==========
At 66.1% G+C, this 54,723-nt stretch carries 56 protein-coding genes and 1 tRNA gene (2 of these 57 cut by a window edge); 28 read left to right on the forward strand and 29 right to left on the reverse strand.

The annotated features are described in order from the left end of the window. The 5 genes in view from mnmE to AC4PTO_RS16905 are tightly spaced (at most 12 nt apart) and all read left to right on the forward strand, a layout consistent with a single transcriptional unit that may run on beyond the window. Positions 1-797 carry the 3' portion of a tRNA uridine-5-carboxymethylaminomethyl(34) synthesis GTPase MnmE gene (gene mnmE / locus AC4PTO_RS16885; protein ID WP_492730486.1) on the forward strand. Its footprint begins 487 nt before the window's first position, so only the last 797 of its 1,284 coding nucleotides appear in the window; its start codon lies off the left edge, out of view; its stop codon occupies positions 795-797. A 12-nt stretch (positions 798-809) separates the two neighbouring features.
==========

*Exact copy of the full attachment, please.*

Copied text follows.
At 66.1% G+C, this 54,723-nt stretch carries 56 protein-coding genes and 1 tRNA gene (2 of these 57 cut by a window edge); 28 read left to right on the forward strand and 29 right to left on the reverse strand.

The annotated features are described in order from the left end of the window. The 5 genes in view from mnmE to AC4PTO_RS16905 are tightly spaced (at most 12 nt apart) and all read left to right on the forward strand, a layout consistent with a single transcriptional unit that may run on beyond the window. Positions 1-797 carry the 3' portion of a tRNA uridine-5-carboxymethylaminomethyl(34) synthesis GTPase MnmE gene (gene mnmE / locus AC4PTO_RS16885; protein ID WP_492730486.1) on the forward strand. Its footprint begins 487 nt before the window's first position, so only the last 797 of its 1,284 coding nucleotides appear in the window; its start codon lies off the left edge, out of view; its stop codon occupies positions 795-797. A 12-nt stretch (positions 798-809) separates the two neighbouring features.